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Sarah Lindsay

Culture War Addendum

School of Athens
Raphael, The School of Athens, 1511 | image via Wikimedia commons

I want to make a brief addendum to my two culture war posts last week (here and here if you missed them). In those posts, I looked at how the culture war mentality creates a dichotomy between culture and church that prevents the church from either engaging productively with or acknowledging its dependence on culture.

But today I want to sketch a deeper background to the culture wars. I want to look at the nostalgia, and specifically the nostalgia for a particular version of western culture, that underlies the culture war ideology.

This may seem initially counter-intuitive: isn’t the culture war a fight against culture? In some ways, yes; but it’s also a fight against how, in the view of some, modern culture has shifted away from the values of traditional western society.

From this point of view, the culture wars aren’t about church against culture at all, but about who gets to define and shape (western) culture — with a vision of culture rooted in the (nostalgically imagined) past.

This becomes evident when we consider what the culture wars don’t normally attack or even criticize: democracy. Capitalism. Individualism. Rationalism. These are the values of post-Enlightenment western culture, but they certainly aren’t expressly biblical values.1

This defense of western culture has two broad results. First, it is the precondition that makes self-examination so difficult for the church. The culture war isn’t particularly interested in interrogating the church’s relationship to democracy, capitalism, rationalism or individualism, because those are viewed as western values almost equivalent to Christianity itself.

Second, it reinforces the elevation of western culture as the greatest culture. Because Christianity largely developed within western culture, the two become more or less synonymous. And if Christianity is the greatest religion, western culture must (to follow the logic) be the greatest culture.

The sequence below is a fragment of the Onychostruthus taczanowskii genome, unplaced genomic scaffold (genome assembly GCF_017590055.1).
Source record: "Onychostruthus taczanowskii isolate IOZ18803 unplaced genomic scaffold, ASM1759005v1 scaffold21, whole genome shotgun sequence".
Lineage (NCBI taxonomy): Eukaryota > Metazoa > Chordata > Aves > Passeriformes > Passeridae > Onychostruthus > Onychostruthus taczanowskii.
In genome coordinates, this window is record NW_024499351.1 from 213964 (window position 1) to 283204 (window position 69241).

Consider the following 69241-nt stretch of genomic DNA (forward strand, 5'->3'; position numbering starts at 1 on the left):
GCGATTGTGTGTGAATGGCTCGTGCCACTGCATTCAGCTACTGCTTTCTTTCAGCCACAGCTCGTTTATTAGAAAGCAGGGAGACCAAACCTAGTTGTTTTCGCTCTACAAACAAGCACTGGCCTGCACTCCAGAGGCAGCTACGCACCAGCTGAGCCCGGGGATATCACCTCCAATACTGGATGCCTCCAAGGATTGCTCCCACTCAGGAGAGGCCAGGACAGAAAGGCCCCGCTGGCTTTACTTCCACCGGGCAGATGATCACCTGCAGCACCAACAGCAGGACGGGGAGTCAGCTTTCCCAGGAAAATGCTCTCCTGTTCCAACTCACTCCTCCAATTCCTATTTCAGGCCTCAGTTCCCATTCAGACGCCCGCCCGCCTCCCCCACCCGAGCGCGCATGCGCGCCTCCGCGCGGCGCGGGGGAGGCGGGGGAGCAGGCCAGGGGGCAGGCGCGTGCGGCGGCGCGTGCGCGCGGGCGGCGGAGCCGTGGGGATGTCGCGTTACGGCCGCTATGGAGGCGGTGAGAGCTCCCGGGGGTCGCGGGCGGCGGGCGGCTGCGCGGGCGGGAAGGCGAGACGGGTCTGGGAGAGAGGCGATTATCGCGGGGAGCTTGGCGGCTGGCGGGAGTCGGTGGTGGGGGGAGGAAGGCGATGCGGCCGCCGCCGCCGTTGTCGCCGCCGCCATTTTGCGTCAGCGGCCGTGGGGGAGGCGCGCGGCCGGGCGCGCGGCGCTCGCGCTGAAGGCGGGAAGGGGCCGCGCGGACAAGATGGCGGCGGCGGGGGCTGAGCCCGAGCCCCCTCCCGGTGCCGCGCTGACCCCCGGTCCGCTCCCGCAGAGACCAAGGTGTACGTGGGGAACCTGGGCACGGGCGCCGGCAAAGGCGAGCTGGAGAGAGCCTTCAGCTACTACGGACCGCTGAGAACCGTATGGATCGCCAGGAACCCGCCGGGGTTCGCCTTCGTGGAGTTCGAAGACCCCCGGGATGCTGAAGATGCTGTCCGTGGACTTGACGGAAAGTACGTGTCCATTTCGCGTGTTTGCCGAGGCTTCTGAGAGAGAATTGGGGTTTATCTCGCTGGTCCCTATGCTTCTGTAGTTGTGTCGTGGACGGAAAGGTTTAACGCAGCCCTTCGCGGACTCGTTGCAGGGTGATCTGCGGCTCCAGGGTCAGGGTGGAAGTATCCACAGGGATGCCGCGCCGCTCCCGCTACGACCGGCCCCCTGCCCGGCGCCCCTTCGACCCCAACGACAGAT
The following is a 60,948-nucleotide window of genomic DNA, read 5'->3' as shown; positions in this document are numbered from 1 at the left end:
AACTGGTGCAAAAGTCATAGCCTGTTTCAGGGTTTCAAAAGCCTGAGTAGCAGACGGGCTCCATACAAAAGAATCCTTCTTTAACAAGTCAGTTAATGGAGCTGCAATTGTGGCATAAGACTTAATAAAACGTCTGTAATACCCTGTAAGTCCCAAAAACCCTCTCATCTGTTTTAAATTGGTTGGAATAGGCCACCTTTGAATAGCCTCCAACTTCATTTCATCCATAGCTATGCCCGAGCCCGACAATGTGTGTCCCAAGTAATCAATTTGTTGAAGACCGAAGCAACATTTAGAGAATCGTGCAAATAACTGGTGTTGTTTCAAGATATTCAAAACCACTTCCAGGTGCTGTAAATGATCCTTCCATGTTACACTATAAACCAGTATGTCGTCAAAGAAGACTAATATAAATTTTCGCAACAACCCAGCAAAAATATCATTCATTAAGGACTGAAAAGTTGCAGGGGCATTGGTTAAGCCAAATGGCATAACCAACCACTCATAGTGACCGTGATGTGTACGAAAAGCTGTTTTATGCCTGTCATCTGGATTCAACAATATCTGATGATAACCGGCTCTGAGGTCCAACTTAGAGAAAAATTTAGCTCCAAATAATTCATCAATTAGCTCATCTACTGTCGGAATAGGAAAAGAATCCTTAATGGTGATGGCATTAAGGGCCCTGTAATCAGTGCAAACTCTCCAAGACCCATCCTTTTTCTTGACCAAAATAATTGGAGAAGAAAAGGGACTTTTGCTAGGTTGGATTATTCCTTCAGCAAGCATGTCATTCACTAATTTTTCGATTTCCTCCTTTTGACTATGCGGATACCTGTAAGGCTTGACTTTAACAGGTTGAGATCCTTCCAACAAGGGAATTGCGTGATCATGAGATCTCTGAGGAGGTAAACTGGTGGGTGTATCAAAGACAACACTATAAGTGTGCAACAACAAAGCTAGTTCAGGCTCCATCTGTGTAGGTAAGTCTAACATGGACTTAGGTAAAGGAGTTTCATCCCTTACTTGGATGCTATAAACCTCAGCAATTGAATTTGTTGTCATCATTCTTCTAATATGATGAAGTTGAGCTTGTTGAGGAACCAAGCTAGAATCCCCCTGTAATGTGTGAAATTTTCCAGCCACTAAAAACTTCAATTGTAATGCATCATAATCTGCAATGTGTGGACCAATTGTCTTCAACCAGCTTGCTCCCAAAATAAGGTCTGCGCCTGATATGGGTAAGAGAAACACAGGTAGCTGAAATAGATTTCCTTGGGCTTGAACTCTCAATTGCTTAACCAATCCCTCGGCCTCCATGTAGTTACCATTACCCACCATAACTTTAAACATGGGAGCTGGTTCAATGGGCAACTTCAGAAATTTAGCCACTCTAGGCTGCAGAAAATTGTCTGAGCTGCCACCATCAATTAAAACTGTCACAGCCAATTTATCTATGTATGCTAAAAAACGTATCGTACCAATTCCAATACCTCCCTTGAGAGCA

These are all broad claims that deserve to be teased out in greater detail. But my point here is that the evangelical culture war meshes easily with a slightly different version of the culture war: not an explicitly evangelical or Christian one, but a war to defend western culture against perceived threats (such as multiculturalism, political correctness, feminism — insert a bogeyman du jour).

For the record, I understand why it is difficult to disentangle Christianity from western culture; after all, for the centuries from Constantine onward Christianity has had a significant influence on western culture. And as Christianity becomes a less dominant social force, a sense of crisis and nostalgia is understandable.

But we must be careful that our faithfulness to Christianity is not confused with faithfulness to western culture. Christianity has and will continue to thrive in a variety of cultures, and no culture ever fully aligns with the values of Christianity.

culture war# #western culture

  1. Capitalism didn’t exist for the writers of the Old or New Testament. In first-century Rome, democracy was a failed Greek experiment that was rejected by Plato and Aristotle themselves. While western culture has always valued rational thought, Enlightenment rationalism elevates this approach above all other ways of understanding the world. Similarly with individualism: western culture sees pendulum swings between individual and communal focuses, but the Enlightenment elevates the individual.